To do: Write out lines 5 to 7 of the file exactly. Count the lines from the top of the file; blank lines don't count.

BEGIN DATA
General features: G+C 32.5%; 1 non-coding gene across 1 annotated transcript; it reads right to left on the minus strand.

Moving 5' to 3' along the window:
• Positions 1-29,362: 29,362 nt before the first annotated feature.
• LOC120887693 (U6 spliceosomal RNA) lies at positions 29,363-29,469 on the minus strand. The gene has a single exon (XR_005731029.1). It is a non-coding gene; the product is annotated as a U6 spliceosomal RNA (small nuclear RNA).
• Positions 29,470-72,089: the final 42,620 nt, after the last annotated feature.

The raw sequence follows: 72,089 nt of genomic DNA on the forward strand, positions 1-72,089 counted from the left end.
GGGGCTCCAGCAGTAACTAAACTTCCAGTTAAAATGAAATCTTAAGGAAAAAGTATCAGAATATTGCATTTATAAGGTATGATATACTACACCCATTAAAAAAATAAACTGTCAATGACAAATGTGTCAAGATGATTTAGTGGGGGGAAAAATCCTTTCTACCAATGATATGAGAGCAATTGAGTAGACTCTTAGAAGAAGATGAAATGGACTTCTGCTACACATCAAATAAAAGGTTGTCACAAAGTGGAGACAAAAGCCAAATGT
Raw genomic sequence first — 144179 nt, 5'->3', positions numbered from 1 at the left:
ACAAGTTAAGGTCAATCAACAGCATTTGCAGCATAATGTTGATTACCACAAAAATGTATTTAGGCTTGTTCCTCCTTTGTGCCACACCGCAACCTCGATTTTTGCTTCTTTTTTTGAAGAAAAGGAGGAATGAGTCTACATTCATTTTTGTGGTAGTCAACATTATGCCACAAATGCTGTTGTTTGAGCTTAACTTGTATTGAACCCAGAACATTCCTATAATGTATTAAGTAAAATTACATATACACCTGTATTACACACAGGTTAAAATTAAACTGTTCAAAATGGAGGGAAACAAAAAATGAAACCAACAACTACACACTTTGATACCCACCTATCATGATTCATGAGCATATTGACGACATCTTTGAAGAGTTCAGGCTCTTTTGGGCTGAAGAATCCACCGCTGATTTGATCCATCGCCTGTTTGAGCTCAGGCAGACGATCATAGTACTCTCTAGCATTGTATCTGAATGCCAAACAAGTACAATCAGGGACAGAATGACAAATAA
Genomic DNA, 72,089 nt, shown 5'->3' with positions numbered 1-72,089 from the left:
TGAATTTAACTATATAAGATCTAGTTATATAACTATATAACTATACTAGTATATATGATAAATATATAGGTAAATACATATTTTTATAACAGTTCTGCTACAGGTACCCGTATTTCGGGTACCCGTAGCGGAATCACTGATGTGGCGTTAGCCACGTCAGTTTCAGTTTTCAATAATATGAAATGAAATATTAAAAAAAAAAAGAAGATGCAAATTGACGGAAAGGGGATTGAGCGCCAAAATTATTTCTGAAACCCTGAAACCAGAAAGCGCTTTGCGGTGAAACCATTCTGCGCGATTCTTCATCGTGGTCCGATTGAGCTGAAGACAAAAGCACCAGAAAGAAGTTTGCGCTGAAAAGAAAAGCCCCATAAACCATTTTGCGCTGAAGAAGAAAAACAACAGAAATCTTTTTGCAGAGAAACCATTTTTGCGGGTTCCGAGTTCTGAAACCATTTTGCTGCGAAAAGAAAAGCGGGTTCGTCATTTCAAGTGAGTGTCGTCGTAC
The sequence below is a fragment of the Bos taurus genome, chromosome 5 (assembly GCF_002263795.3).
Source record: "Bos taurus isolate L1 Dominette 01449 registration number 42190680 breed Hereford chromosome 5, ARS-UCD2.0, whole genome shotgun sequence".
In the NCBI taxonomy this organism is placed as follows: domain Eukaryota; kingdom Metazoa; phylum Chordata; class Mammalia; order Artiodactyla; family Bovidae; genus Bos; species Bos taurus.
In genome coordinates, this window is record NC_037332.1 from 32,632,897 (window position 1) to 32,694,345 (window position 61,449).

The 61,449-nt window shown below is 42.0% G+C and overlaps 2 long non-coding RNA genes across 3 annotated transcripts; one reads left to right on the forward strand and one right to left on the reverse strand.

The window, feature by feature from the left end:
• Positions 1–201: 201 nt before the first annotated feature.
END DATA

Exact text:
• Positions 29,470-72,089: the final 42,620 nt, after the last annotated feature.

The raw sequence follows: 72,089 nt of genomic DNA on the forward strand, positions 1-72,089 counted from the left end.
GGGGCTCCAGCAGTAACTAAACTTCCAGTTAAAATGAAATCTTAAGGAAAAAGTATCAGAATATTGCATTTATAAGGTATGATATACTACACCCATTAAAAAAATAAACTGTCAATGACAAATGTGTCAAGATGATTTAGTGGGGGGAAAAATCCTTTCTACCAATGATATGAGAGCAATTGAGTAGACTCTTAGAAGAAGATGAAATGGACTTCTGCTACACATCAAATAAAAGGTTGTCACAAAGTGGAGACAAAAGCCAAATGT